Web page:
Language is a bit of a challenge trying to identify when ice cream and even halo-halo emerged. ‘Sorbetes‘ in Tagalog covers both frozen water/fruit juice confections and ice creams. In Spanish we have helado attached to chilled/iced products like quesos helado, mentioned in an 1875 Manila directory.
Aha, you may think: Cheese ice cream! But there is no cheese in quesos helados. A speciality of Madrid, these are variously coloured water-ice sorbets put into small shaped moulds with milk added. When frozen they look like little cheeses, hence the name.
Helado is also used for ice-cream, sorbete for sorbet, hielo for ice and sorbete de leche specifically for ice cream as well as Mantecado and helado Leche..
Upper-crust menus were often in French. Glace is the French for ice, creme glace is ice cream, and sorbet is sorbet, but, again glace can cover both sorbet and ice cream.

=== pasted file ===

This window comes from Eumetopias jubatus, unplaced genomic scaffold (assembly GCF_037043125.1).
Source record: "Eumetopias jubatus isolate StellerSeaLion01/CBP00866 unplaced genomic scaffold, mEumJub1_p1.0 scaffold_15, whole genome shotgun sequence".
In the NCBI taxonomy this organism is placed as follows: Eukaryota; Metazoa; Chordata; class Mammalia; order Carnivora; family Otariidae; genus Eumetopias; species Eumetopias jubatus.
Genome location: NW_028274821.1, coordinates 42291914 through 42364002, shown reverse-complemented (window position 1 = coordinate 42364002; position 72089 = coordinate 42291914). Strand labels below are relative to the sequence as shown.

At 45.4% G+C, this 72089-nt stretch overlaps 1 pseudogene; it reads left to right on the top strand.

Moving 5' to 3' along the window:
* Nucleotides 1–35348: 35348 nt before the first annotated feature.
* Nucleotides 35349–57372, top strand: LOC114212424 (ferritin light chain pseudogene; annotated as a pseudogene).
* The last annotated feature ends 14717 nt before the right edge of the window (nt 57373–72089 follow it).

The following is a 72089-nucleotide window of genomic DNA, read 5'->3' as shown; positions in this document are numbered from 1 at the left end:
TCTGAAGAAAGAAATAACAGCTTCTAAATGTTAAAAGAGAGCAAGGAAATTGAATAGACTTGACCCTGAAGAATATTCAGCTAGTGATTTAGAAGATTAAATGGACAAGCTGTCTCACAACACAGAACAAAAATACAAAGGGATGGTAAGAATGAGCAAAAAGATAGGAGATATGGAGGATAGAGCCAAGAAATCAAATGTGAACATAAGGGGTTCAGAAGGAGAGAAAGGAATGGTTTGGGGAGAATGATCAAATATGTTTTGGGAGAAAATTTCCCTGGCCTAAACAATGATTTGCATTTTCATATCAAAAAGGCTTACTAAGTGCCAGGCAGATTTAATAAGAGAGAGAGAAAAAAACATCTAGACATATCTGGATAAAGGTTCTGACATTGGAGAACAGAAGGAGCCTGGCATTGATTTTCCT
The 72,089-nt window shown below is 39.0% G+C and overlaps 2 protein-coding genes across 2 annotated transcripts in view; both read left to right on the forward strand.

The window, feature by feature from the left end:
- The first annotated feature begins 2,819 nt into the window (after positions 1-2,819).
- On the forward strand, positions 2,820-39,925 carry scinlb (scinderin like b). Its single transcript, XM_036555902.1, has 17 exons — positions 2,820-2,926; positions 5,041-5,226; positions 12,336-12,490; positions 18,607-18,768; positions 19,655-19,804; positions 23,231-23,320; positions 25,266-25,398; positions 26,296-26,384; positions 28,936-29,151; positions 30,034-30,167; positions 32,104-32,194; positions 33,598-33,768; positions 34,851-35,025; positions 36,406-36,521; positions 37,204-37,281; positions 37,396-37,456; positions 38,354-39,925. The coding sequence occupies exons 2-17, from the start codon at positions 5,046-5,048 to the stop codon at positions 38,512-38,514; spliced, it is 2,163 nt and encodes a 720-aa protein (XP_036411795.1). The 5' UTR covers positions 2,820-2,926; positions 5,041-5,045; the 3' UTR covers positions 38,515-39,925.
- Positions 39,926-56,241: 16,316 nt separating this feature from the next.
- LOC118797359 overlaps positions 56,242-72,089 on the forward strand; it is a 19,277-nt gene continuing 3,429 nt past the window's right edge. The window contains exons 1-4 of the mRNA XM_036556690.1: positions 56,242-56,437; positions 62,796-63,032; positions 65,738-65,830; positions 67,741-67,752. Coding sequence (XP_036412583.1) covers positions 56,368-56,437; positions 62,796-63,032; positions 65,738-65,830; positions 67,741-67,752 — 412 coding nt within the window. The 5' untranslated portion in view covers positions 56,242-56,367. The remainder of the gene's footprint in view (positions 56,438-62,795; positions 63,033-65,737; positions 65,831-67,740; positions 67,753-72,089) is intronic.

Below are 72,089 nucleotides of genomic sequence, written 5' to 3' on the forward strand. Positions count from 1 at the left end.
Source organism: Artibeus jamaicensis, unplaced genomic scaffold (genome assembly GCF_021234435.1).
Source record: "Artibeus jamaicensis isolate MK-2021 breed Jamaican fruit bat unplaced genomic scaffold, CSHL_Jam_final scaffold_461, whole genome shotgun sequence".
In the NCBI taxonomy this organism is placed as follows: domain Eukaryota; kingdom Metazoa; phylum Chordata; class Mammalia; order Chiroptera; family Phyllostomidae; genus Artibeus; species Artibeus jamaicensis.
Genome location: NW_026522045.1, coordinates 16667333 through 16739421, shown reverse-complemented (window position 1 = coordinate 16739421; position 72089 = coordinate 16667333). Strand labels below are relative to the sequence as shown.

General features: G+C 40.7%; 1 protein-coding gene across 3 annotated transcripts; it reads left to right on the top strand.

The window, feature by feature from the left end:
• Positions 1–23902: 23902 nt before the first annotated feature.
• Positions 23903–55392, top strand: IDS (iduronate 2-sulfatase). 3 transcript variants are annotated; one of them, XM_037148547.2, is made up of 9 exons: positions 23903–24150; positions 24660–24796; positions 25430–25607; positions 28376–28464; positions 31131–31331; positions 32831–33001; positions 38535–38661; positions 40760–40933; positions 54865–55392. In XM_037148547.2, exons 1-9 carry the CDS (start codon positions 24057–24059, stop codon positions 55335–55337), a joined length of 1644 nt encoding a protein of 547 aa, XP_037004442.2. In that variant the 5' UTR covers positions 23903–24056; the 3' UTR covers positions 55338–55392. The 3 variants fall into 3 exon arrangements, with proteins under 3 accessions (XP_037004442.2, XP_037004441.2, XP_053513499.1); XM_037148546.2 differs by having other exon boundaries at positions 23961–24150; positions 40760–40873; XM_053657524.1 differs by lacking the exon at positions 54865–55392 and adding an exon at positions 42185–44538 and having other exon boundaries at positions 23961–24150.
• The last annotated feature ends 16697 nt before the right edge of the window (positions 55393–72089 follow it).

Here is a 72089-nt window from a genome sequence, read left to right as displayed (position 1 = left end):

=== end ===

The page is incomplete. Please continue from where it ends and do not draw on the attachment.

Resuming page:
The same applies also in the English term ‘ices’.
A 1913 instruction to ice cream makers and sellers uses mantecado for ice cream, a term that does not seem to appear in 19th century Philippines.
Then there is garapinera. While often assumed to be an ice cream/sorbet maker even that may be unsafe. Online friend Zeidrick J Cudilla brought my attention to an 1866 Spanish-Visayan dictionary which mentions garapinyera as a box in which beverages are kept, but does not imply ice was used.
In Waray it refers generically to a container for water.
To add to the confusion, garapinera also refers to the insulated container vendors carried their product around in rather than the device it was made with.
You can watch how ice cream was made in Victorian times here:
So, as far as we know, the first unambiguous appearance of ice-cream was in 1902 during a visit by the USS Alert to the Philippines.